Those are some examples - although most are not free, but pretty powerful. What distro are you rolling it out on? I assume you giving others access to this control panel, similar to what a hosting company would have?

I have used the user area of cPanel and H-Spere and Plesk on other boxes when I paid for hosting and I thought Plesk was easiest to use from a user standpoint. I didn't really like cPanel, and H-Sphere was OK. VHCS I haven't had any experience with yet, but maybe someone else does.

I personally don't use one on my web server, but I do use Webmin when I am feeling lazy.


Well I am Using Fedora 8

And yes I am making it like a hosting company. I did get the cpanel Installed on my server. But having weird issues. I have a dual quad core xeon server that I custom made. There was some sort of applet or something running in the back ground and using a 100% on one of my cores. I am still trying to fig out how to use the cpanel. The whole reason why I wanted to go to a cpanel is because I want to be able to moniter my bandwith with it. I currently have a T2 from bresnan And have speed issues with them. So I wanted to be able to watch the use of it. Bresnan Came over to my house today to try to fix my upload speed but with no succes. :( There is some thing totaly going on with the line. I have had them replace the cable in the house and the cable from the house to the pole. I am on my own node "node 63" There are no other biz in my area in missoula that are on my node. Bresnan and I have been baffled by this. When I was running a windows server some hacker got into the windows server then some how binded it with one of bresnan DNS servers. I told bresnan about this but thought i was crazy until I made one of the tech guys go to forums site that said that breasnan dns server carried a virus and was giving it to other peoples cp. Well never the less I think some how somebody is cache the modem and the line some how I think. Bresnan tried to get in the modem and it was displaying a total diff set of ips on the modem. I do have a ton of traffic on my line at home but I just sometimes get that vib that somebody is messing with my line. Maybe some people have ran into this prob but from what I get from bresnan that it has not. I really hate to be a pain in the but with bresnan but when you pay 300 a month for a 5 by 3 and I only get that some times it fustrates me like today ran a speed test I got a 5 by 2 ugg a whole meg or what ever they call it. But we will see if this helps me out I hope.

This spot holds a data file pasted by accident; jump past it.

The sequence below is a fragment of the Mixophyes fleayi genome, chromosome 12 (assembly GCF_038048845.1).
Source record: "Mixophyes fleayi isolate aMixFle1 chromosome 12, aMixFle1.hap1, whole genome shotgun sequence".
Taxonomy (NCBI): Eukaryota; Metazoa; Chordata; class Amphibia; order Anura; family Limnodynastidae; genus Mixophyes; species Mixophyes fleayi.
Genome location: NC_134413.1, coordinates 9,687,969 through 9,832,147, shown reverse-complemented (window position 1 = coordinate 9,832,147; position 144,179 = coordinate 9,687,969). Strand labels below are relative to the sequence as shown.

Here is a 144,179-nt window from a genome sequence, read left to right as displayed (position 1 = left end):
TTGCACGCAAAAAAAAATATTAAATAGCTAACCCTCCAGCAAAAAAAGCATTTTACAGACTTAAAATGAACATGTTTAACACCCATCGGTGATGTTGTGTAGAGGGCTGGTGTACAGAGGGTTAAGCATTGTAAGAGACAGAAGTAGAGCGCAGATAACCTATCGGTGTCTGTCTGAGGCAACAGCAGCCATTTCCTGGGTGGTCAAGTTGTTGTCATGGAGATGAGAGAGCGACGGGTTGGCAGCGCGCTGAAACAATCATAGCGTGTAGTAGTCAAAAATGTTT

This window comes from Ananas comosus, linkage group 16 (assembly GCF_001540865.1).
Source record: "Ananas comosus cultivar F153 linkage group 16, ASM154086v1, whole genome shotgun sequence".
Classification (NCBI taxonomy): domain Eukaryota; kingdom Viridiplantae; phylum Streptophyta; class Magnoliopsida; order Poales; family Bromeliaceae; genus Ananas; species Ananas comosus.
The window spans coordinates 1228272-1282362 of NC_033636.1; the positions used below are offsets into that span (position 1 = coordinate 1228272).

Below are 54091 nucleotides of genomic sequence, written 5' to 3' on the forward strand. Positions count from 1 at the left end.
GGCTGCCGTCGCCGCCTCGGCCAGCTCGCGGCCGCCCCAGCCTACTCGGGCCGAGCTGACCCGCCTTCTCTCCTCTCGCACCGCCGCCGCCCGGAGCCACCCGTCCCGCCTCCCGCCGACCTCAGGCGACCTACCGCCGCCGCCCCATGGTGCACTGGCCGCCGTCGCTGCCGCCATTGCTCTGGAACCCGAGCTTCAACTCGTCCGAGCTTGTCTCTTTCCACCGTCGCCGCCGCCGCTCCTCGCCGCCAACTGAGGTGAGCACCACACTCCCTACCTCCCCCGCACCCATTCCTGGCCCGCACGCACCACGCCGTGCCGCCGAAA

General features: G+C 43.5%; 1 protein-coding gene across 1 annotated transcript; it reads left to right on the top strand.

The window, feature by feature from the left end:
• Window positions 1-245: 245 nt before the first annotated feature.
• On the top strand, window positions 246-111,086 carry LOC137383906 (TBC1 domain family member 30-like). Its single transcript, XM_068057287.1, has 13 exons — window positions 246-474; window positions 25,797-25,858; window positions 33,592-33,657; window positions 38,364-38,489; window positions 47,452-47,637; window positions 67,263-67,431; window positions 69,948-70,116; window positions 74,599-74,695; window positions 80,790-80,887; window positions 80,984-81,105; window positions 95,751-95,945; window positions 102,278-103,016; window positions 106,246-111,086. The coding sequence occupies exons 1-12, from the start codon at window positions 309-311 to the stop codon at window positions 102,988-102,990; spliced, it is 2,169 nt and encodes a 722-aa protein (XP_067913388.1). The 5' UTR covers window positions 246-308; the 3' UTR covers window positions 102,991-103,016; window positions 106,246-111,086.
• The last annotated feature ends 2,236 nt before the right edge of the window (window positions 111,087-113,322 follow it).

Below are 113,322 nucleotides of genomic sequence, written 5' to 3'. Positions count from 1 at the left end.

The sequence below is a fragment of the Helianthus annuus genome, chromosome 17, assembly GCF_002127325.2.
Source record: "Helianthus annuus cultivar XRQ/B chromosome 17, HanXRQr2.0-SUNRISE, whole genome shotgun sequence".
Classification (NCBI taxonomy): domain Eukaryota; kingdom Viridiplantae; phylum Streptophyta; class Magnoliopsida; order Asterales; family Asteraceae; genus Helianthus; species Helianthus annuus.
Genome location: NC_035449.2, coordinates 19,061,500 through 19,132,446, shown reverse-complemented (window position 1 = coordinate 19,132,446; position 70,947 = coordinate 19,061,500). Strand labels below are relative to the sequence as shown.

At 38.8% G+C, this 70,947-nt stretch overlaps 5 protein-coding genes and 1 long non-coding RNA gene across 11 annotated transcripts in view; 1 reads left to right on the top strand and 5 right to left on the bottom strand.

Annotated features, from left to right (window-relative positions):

The cpanel I installed was ISPConfig.

Thank You

Scott Dowdle's picture

Choice of server OS


I'm a *BIG* Fedora fan. In fact, I've actually been accused of being paid by Red Hat for some of the things I've written... which isn't true of course... but there you go.


I use Fedora for personal desktops... both at work and at home. I don't mind upgrading every 6-7 months... and by always running the latest version, I don't have to worry about being "End-of-Lifed". As you probably know, Fedora is supported for 2+1 which means two releases plus one month. So for Fedora 8, it'll be supported until one month after Fedora 10 comes out. Fedora 10 is just around the corner. Historically it has been painful to upgrade from one version of Fedora to another... but on servers (where you typically have a lot less software installed than a desktop system) that is less true.